The Difference Between Author and Writer

For many, the word “writer” has the classical association with somebody who, like Ion Creangă or J.R.R Tolkien, imagines, with an exuberant bohemian spirit, entire worlds, create masterpieces that steal the reader’s attention and can carry him or her to a dream realm.

Well, this association was valid 100 years ago when not quite anybody could afford to write and publish books. However, nowadays, self-publishing has brought about a reinvention of the word, especially in the era in which one can devise a memoir book by publishing the e-mails that two persons have exchanged.

Moreover, it is also about those who don’t write fiction but specialized books. The word “writer” has always been trapped in the fiction field, and when we think of Philip Kotler, for instance, a guru of marketing, we don’t think of him as a writer but as an economist who wrote some reference books.

So, which would be the right word for those who write technical manuals? First of all, we must consider that these books have not been written overnight. They have been in an incipient state before those volumes with over 1000 pages (I am especially thinking about Marketing Management and Principles of Marketing). First, there were articles, textbooks for students, syntheses, and analyses, which collected over time, correlated, and interconnected, have become, after a long “simmering” time, books everybody knows now – or should know.

Everybody recognizes the word “author”, which is much more refined than the word “writer”. For instance, in extremis, somebody who writes an e-mail is a writer because (s)he writes but is not an author. An author may be a blogger, for instance, and if in a few years, (s)he decides to publish a book, (s)he does not become a “writer” but remains still an “author”. One can also be an author if one writes a collection of articles for a newspaper, writes for a blog (individually or collectively), writes an audiobook or a podcast, shoots and sets the montage for a video that one posts on YouTube, if one writes a specialized book and if one writes a novel or a storybook.

Another aspect can be neglected: the perception that the writer is a cultivated person – (s)he has read other writers, right? Well, the author mustn’t be a cultivated person but well-informed. Of course, for some, not having read Shakespeare may be shameful; however, nowadays, it is much more serious for somebody who wants to get money from royalties not to know how to use WordPress. The technological culture of modern expression has exceeded the literary culture’s importance. Nowadays, in the era of specializations and niches, one need not know everything to understand. One need not be “well-read” to convey valuable information. Much has moved online and knowing how to find a certain piece of information using a search engine or how to interact with blogs, aggregators, and apps has become just as irreplaceable as it was 20 years ago to know a poem by Eminescu by heart.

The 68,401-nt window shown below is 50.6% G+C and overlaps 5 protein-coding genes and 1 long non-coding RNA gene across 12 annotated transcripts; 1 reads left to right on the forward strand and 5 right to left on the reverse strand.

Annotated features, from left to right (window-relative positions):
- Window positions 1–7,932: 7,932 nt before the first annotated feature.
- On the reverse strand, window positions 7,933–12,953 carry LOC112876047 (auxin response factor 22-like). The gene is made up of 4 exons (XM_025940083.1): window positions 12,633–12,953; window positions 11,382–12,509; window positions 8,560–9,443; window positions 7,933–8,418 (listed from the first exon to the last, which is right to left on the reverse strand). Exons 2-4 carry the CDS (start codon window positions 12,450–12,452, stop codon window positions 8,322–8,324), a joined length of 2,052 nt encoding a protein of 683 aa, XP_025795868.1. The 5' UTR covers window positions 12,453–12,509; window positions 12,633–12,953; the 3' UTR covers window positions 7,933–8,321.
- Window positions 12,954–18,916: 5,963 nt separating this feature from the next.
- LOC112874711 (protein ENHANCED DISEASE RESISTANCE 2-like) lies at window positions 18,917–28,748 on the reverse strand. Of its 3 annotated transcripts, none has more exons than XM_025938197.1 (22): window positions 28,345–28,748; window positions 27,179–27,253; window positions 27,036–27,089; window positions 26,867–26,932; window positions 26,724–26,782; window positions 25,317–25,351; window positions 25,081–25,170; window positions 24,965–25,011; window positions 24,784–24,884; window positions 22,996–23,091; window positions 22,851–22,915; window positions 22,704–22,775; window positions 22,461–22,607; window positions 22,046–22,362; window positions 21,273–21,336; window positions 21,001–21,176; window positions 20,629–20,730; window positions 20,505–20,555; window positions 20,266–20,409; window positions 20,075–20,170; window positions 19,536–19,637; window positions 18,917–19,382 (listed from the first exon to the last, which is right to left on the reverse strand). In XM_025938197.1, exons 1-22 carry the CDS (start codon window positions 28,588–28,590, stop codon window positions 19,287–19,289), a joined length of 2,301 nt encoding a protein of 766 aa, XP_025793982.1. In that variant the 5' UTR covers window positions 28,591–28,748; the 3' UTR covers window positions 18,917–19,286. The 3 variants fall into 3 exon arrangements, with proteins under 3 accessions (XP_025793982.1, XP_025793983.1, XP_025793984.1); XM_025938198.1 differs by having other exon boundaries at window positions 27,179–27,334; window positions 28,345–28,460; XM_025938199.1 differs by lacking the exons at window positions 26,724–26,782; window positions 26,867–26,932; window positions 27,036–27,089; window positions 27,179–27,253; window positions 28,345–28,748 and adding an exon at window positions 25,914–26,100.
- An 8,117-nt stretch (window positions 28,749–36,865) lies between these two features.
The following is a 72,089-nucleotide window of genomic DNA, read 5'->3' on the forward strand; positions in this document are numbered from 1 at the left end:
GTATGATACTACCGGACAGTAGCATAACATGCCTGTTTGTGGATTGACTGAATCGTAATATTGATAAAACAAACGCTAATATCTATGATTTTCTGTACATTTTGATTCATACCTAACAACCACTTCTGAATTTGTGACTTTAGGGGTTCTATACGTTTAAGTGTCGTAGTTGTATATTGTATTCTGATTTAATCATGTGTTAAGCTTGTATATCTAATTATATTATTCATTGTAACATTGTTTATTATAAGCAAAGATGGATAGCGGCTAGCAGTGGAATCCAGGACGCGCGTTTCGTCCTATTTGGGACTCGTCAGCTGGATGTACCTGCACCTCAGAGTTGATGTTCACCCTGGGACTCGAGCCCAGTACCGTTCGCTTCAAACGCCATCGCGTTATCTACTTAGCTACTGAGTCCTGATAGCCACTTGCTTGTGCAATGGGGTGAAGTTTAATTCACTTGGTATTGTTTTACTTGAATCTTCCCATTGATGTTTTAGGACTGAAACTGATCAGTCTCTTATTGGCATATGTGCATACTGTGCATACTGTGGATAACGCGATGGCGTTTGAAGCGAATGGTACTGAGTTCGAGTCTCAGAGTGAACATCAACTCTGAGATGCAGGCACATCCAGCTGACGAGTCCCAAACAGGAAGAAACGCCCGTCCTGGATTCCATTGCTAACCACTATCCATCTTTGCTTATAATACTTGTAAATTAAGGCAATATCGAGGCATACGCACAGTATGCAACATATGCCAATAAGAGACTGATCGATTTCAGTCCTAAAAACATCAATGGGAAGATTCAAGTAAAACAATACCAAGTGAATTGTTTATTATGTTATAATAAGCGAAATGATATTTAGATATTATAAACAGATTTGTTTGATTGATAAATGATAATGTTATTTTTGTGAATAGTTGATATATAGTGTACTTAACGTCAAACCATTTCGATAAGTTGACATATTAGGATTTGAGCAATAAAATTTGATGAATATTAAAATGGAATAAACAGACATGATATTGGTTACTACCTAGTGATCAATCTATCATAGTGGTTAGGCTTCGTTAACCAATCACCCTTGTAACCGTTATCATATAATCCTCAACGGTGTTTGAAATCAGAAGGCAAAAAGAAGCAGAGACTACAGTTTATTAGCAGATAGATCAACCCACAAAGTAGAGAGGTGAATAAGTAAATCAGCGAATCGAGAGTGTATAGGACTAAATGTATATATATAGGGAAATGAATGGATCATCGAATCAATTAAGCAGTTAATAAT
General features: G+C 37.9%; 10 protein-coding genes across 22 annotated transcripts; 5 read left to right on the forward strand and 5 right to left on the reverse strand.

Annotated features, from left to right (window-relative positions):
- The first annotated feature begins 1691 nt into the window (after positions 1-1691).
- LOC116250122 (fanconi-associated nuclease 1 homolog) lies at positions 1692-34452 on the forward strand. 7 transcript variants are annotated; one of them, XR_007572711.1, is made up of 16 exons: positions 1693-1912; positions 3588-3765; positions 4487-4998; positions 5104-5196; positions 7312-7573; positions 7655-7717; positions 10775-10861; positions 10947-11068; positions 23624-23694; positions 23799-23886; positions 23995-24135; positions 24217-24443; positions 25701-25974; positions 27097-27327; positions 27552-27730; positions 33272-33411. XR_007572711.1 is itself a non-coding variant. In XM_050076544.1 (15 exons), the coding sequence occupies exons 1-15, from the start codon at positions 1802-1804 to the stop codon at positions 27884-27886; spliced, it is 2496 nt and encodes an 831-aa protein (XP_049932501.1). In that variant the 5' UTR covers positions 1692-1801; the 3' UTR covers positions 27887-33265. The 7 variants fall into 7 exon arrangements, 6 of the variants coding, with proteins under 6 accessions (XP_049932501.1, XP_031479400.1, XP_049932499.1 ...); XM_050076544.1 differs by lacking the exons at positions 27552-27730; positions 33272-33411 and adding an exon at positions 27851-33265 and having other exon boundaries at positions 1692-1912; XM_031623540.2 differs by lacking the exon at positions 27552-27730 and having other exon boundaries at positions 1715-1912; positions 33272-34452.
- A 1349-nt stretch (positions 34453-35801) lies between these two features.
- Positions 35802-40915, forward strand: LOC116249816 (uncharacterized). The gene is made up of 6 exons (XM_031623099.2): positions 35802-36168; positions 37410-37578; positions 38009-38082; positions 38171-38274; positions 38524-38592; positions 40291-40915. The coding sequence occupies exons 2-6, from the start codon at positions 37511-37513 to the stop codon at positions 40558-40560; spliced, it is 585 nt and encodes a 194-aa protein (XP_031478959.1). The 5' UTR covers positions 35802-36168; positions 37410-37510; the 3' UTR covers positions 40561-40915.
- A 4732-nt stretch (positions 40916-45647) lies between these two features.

That’s why calling somebody a “writer” in the 21st century is a very important limitation of their expressiveness and, at the same time, an imprecise term. By calling them an “author”, the risk of making a mistake is much smaller.

Because of this, although I have published 5 books, I refuse to be called a writer and prefer the term “author”. I am a blogger; I have published articles in magazines and newspapers, posted video content on YouTube, written short stories, and published specialized books. I’m an author. And I’m proud of it.

Marcus Victor Grant

Copyright © Marcus Victor Grant 2012-present Translation by Cristiana Brezeanu of the article “Diferenţa între autor şi scriitorpublished initially by Marcus Victor Grant in Romanian on the 20th of June 2012 on Discerne. Copyright © Marcus Victor Grant, all rights reserved.

The materials on this blog are subject to this disclaimer.

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